Formal businesses urged to employ persons with disabilities (PWDs)


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Formal businesses have been urged to empower persons with disabilities (PWDs) by supporting their inclusion in formal waged employment as well as promoting self-employment and entrepreneurship (small-scale businesses) in Zimbabwe.

This came to the fore yesterday at a workshop in Harare where it emerged that the Federation of Organizations of Persons with Disabilities (FODPZ) in partnership with the National Association of Societies for the Care of the Handicapped (NASCOH), Deaf Women Included (DWI) is implementing a project entitled ‘Enhancing Employment and Economic Opportunities for Persons with Disabilities in Zimbabwe’, with Sightsavers being the technical and funding partner.

Addressing delegates, Mr. Nicholas Nicodimus, the Sightsavers Zimbabwe Project Officer – Economic Empowerment, said the project strategies include facilitating skills training, job placements, internships, entrepreneurial mentorships, supporting micro-businesses, establishing business and disability networks (BDN) as well as creating an enabling environment for employment of people with disabilities.

“In addition, the project will build the capacity of employers and employee associations/unions to have more inclusive workplace practice in line with the United Nations Convention on the Rights of Persons with Disabilities (UNCPRD) and local development strategies, legal and policy frameworks. It will also work with the government to create an enabling environment by advocating for the effective implementation of legislation and institutionalization of accountability mechanisms,” Mr. Nicodimus said.

The International Labour Organisation (ILO) established the Global Business and Disability Network (GBDN), a unique platform for collaboration between National Business and Disability Networks (NBDNs) and multinational companies, employer organizations, civil society organizations, and academia (

By fostering collaboration between businesses, government agencies, and disability organizations, NBDNs create a supportive ecosystem for disability inclusion in the workplace. This ultimately leads to a more diverse, productive, and equitable workforce that benefits both businesses and individuals with disabilities.

Mr. Leonard Marange, the FODPZ National Director, said Zimbabwe has a vibrant and diverse business community, and creating a truly inclusive workforce is essential for its continued success.

He said disability only arises when a person with an impairment interacts with barriers in the environment and that at the backdrop of those barriers are negative attitudes.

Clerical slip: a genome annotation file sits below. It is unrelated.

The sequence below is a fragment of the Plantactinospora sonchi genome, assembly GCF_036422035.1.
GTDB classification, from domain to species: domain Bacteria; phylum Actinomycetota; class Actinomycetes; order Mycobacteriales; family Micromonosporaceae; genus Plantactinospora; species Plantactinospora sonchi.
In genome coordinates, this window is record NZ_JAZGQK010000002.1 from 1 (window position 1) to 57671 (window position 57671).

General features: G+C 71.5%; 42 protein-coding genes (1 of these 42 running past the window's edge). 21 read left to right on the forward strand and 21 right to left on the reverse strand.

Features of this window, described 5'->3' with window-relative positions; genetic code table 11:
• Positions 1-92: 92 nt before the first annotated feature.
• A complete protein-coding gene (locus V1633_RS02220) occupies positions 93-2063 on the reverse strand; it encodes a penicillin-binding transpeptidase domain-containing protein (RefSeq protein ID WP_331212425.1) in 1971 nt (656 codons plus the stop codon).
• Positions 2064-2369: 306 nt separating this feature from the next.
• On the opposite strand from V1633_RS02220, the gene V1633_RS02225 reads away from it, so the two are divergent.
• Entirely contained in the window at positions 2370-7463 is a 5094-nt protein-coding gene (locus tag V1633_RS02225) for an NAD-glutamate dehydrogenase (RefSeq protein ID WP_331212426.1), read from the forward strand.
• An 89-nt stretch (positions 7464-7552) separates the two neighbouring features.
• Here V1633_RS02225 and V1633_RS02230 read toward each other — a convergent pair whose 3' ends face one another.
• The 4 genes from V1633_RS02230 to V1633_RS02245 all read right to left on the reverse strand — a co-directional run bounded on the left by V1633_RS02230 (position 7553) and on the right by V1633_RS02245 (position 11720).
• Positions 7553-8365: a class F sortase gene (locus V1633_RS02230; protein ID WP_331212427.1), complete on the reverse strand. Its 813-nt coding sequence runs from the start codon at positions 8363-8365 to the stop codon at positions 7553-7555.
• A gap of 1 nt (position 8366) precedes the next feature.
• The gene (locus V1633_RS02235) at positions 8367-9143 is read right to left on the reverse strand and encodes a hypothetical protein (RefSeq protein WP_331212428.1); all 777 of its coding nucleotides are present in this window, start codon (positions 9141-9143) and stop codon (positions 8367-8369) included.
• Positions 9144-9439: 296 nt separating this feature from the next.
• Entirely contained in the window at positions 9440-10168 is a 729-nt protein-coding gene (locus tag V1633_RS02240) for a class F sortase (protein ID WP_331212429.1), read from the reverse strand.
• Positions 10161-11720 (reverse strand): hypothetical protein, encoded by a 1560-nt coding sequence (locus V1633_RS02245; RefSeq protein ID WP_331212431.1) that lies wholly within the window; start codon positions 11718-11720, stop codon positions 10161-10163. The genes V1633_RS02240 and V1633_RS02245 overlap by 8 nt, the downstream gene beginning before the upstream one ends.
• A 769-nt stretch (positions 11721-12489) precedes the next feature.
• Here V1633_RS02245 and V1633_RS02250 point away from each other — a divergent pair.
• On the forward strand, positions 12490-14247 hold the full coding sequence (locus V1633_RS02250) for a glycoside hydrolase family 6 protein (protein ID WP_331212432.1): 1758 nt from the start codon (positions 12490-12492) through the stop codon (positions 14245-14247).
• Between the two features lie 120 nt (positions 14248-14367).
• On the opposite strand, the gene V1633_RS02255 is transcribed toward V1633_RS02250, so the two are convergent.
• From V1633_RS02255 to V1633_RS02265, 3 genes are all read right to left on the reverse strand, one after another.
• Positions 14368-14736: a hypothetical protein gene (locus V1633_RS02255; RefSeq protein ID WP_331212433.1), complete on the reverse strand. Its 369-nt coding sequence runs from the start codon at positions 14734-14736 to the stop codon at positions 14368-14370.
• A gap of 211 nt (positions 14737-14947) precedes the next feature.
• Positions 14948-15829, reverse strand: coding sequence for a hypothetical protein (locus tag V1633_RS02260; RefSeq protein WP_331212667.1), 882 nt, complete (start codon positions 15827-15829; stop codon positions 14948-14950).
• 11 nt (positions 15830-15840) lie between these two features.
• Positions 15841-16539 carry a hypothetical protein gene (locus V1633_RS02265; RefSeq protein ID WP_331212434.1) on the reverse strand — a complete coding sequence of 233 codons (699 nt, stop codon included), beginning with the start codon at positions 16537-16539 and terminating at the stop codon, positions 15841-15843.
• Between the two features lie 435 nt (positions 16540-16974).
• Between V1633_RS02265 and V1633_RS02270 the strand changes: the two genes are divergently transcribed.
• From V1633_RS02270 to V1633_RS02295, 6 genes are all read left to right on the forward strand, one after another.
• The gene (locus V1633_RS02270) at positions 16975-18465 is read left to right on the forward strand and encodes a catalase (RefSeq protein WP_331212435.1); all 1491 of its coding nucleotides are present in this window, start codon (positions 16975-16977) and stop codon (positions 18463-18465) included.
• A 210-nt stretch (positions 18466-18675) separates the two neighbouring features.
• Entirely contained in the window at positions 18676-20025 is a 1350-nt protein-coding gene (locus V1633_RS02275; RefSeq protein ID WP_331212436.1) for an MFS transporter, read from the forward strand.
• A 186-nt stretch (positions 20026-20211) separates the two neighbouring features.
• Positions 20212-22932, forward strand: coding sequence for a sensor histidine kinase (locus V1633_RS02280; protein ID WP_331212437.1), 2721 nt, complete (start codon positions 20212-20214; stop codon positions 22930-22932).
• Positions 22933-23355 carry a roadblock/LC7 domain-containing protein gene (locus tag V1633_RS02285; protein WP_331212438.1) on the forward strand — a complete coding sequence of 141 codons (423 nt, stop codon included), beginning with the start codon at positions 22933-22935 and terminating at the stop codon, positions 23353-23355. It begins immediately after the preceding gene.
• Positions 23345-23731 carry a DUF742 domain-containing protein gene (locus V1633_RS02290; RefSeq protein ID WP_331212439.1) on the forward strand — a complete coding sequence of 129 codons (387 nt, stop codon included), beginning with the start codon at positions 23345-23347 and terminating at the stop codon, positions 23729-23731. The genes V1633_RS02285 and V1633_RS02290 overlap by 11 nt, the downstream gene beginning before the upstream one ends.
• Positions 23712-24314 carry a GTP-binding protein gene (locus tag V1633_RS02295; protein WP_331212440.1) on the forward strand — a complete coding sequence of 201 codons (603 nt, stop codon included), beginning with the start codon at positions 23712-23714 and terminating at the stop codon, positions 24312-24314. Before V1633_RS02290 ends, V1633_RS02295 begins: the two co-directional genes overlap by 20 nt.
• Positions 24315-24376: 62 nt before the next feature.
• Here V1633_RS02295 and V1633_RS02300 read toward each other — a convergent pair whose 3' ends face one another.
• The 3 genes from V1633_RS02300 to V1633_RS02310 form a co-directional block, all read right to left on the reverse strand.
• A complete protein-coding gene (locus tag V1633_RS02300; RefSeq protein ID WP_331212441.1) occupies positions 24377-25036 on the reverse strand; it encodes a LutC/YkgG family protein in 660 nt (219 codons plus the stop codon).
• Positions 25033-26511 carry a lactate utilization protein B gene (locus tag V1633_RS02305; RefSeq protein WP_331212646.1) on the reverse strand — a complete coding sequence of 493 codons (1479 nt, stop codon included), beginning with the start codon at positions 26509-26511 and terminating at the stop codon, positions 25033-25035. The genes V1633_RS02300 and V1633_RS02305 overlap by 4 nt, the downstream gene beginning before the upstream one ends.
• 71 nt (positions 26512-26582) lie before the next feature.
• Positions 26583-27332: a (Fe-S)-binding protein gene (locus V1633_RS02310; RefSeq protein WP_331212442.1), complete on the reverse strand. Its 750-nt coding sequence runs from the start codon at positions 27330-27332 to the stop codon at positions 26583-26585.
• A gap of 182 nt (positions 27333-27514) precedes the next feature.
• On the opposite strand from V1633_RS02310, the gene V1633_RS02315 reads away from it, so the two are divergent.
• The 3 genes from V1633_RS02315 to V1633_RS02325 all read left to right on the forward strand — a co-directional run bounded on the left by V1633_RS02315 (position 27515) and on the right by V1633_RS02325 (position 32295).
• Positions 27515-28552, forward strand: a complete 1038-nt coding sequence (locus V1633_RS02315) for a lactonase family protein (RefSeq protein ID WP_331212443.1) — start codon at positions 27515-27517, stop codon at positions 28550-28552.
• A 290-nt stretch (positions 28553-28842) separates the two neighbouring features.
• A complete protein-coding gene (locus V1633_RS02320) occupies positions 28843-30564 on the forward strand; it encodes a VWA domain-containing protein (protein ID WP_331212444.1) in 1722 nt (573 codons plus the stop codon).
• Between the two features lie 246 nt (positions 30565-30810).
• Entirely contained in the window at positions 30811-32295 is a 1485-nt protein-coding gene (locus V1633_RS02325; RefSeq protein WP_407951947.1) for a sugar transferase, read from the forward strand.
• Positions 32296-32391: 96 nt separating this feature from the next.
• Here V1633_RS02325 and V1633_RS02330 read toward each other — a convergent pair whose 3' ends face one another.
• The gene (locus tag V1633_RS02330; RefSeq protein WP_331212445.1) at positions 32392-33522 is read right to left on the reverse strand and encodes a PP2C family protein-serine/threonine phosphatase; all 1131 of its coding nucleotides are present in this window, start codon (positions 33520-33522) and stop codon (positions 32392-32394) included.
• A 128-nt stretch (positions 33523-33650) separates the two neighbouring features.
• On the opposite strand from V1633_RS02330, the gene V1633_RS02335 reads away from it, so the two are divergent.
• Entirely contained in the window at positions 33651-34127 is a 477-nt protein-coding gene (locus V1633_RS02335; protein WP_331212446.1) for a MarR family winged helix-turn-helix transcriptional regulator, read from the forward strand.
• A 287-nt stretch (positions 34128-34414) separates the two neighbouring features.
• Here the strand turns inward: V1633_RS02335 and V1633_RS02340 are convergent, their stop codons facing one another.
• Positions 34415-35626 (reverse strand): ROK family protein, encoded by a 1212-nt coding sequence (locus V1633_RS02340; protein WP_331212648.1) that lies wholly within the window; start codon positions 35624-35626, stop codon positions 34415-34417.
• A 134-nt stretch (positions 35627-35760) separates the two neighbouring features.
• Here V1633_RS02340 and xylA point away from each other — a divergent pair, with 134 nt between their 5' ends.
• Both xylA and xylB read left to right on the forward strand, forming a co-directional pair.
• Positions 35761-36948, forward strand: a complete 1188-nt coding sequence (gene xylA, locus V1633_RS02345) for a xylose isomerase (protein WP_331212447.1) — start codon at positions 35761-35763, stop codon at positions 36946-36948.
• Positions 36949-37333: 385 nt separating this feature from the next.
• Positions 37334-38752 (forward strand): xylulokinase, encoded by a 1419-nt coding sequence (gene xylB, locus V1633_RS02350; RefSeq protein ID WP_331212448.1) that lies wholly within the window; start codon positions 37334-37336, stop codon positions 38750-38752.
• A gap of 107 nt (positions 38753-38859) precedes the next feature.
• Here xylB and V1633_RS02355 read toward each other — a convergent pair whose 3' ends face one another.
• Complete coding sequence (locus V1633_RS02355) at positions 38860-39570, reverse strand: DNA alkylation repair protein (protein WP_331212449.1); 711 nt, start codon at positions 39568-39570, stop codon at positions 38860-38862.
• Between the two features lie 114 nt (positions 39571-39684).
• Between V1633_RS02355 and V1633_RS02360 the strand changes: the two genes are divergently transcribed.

“The barriers that we then find in society prevent persons with disabilities from accessing opportunities on an equal basis with their non-disabled counterparts. So we then talk about the physical environment, which is the built-up environment, we talk about information, how it’s packaged, and so on, as not being inclusive because someone somewhere does not appreciate that, or due to ignorance. These negative attitudes and barriers are our worst problems.
“So they then lead to limited access by persons with disabilities to inclusive education or skills development and ultimately meaningful employment. As a result, qualified persons with disabilities cannot access the open labour market. Due to that cognitive bias, once they are seen there, PWDs are seen as the costs, they are seen as non-productive before they even say anything. So these are issues that we must confront because these are the real issues that prevent persons with disabilities from accepting employment opportunities,” Mr. Marange said.
He added that further to such limitations, persons with disabilities face discrimination, stigma, misconceptions, and barriers which are not only obstacles to individuals but also a missed opportunity for businesses themselves to tap into a diverse and highly capable talented potential workforce that is living out there.
“Because of these negative attitudes, I must emphasize that the private and public sector companies in Zimbabwe therefore have a crucial role to play and can use their leverage to acknowledge the PWDs’ potential,” Mr. Marange added.

Mrs. Nester Mukwehwa, the EMCOZ Executive Director, said her organisation is advocating for employment inclusion with a particular focus on maintaining gender and disability in the workplace.

“EMCOZ has signed up as a member of the Global Business Disability Network.  We encourage the employers to establish the National Disability Network in Zimbabwe,” she said.